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A Weaver v L&Q interlude.


While we wait for the Court of Appeal judgment in Weaver v London & Quadrant – the case was heard in the last week of February, I believe – we have a judgment along the way, specifically on Weaver’s application for a protected costs order (PCO). It is tempting to see this as something of a parable or synecdoche of the practical frustrations of bringing housing cases, and perhaps of the approach of certain large RSLs.

So, Weaver v London Quadrant Housing Trust [2009] EWCA Civ 235.

As all will recall, L&Q were declared to be a public body for the purposes of the Human Rights Act (and also judicial review) in the JR hearing, while Ms Weaver’s challenge to the Notice seeking Possession under Ground 8 and consequent possession order was dismissed. L&Q specifically requested that the finding that it was a public body be in the form of a declaration so that it could appeal, and appeal it did. The Equality and Human Rights Commission are seeking to intervene in the appeal, and had, at this point only permission to make written representations.

Ms Weaver was legally aided. On the appeal, the Legal Services Commission, in its infinite wisdom, decided that it would only fund Ms Weaver on condition that it would not be liable for L&Qs costs, of L&Q won the appeal. (Why on earth the LSC reached this conclusion when this would appear to be the very archetype of a case that has broader public interest and relevance is beyond me, but then much of the LSC’s decision making is beyond me).

If Ms Weaver was to proceed, she had to apply for a PCO to the effect that she (and the LSC) would not be liable for L&Q’s costs if they won. L&Q, for reasons best known to themselves, opposed the application.

It should be noted – particularly for future use – that it is open to the court when granting leave to appeal to set costs conditions, including, for example, that the costs of the appeal be wholly borne by the appellant, CPR 52.37. That did not happen in this case. No costs conditions were set, apparently because everyone assumed that the LSC would fund such a major case.

Now, we enter a strange parallel world [wobbly screen effect] of L&Qs grounds of opposition, a stance described by Elias LJ as possessed of ‘a considerable air of unreality’ [para 7] and by Toulson LJ as causing him to be ‘puzzled by what the Trust has hoped to achieve’ [para 17].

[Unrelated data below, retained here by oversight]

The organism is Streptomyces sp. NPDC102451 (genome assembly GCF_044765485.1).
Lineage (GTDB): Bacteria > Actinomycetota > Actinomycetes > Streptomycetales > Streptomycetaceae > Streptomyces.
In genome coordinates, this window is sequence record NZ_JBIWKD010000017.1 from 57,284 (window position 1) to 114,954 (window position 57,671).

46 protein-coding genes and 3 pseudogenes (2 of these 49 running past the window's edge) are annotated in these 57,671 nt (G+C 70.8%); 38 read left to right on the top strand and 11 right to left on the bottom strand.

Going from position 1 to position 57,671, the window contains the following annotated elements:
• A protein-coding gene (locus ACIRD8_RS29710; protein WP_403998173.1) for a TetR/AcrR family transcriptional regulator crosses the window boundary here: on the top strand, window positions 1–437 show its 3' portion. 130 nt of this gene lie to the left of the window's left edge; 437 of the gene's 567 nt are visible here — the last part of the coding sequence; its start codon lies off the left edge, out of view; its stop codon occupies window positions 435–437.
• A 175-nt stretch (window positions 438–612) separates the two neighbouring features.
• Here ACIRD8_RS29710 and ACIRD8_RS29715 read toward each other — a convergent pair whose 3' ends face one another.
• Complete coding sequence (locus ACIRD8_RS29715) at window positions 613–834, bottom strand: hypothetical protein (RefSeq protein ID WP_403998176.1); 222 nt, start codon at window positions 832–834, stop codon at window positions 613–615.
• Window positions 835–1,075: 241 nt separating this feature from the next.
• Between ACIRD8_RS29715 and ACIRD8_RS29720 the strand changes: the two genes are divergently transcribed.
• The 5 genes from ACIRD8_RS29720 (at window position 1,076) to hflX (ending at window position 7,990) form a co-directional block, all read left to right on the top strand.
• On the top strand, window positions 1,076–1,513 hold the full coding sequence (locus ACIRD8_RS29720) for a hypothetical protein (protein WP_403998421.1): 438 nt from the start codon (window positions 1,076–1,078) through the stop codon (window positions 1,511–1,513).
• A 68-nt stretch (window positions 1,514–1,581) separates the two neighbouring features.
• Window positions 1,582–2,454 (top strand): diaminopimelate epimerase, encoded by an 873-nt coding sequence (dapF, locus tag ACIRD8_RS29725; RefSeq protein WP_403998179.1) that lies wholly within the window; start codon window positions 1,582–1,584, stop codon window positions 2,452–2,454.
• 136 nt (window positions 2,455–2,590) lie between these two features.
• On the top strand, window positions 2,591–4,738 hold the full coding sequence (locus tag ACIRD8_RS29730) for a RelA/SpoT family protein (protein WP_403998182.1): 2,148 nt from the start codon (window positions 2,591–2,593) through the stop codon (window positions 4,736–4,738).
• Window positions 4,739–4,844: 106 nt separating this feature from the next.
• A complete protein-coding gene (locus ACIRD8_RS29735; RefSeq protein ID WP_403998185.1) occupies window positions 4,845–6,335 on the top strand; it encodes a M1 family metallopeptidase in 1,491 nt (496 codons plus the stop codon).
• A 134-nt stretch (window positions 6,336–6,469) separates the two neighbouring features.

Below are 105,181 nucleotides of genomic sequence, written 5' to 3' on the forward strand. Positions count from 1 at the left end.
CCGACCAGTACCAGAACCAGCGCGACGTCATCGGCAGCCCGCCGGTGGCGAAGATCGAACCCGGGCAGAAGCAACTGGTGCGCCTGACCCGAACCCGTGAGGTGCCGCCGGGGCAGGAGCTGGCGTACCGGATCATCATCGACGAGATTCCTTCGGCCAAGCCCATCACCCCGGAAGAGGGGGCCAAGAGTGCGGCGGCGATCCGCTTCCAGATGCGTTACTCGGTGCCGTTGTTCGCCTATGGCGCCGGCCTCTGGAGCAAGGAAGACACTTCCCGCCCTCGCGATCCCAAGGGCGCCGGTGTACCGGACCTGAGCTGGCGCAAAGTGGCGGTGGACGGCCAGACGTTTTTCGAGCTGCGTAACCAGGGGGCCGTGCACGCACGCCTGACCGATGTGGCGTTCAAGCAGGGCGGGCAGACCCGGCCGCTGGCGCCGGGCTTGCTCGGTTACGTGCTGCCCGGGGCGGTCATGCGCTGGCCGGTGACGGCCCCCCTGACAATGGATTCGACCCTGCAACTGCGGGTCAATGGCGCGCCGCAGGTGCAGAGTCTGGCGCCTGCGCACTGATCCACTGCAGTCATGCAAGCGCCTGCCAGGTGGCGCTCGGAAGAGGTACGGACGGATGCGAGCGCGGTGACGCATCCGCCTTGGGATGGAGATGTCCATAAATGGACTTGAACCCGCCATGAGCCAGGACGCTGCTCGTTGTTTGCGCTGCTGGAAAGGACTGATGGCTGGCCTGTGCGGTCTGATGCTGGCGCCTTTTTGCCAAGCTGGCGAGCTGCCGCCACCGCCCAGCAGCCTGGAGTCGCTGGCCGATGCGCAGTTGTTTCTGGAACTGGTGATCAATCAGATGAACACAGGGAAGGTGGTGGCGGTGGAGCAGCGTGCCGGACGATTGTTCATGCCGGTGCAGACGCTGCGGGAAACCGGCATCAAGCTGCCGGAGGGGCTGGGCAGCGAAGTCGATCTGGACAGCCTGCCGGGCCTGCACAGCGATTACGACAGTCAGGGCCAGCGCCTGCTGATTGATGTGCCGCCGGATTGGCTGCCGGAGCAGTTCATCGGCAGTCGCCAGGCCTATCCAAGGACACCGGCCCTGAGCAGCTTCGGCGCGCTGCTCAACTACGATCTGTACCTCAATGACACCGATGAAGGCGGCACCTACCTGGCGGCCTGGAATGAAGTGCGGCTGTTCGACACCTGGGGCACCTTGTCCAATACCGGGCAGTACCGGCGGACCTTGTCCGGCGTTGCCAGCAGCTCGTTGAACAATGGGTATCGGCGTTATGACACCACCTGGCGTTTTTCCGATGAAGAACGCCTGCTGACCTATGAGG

L&Q maintained that the application did not meet the criterea for a PCO as set out in R(Corner House Research) v SSTI [2005] 1 WLR 2600 at para 74.

To begin with, those rules applied to applicant (or appellants), whereas Ms Weaver was the respondent in this appeal. The Court of Appeal noted that this was an unusual case, where the Corner House principles would not precisely apply, but this was common law jurisdiction and open to development. There was no doubt that in principle an application for a PCO was open to a respondent.

In his skeleton, but not at the hearing, Christopher Baker for L&Q argued that if one had regard to the financial resources of the applicant and respondent, it was not necessarily fair and just to make the PCO, because L&Q was a charitable and non-profit making body. The Court noted that it was ‘sensible’ that L&Q chose not to pursue that argument, give the evident disparity in financial resources.

L&Q then contended that Ms Weaver had a private interest in the outcome of the case, while Corner House restricts a PCO to those with no private interest. Pressed on what the private interest was, L&Q asserted that Ms Weaver would have the benefit of public law protection as an assured tenant. The Court of Appeal was not prepared to accept that this qualified as a private interest. In Goodson v HM Coroner for Beds & Luton [2005] EWCA Civ 1172, the Court accepted that a private interest that will apply to the population or a section of the population as a whole would qualify, and that was the case here. The appeal was being conducted in the public interest at the behest of the trust, not to assert the respondent’s private interest. The possession order would stand anyway.

In response to the Court’s concern that not making a PCO would result in the respondent have to take no further part in the case, and be acting reasonably in doing so, L&Q submitted that it was ‘not crucial that the applicant [Ms Weaver] be represented’ [para 14] as the divisional Court judgment set out the contending arguments in some detail. The Court of Appeal kindly avoided the obvious rejoinder – that in that case L&Q didn’t require representation either – and instead dismissed this out of hand. It was ‘important that this case be properly argued before the court’ and it is not an answer to say it could get by with the lower judgment [para 14]. In addition per Elias LJ: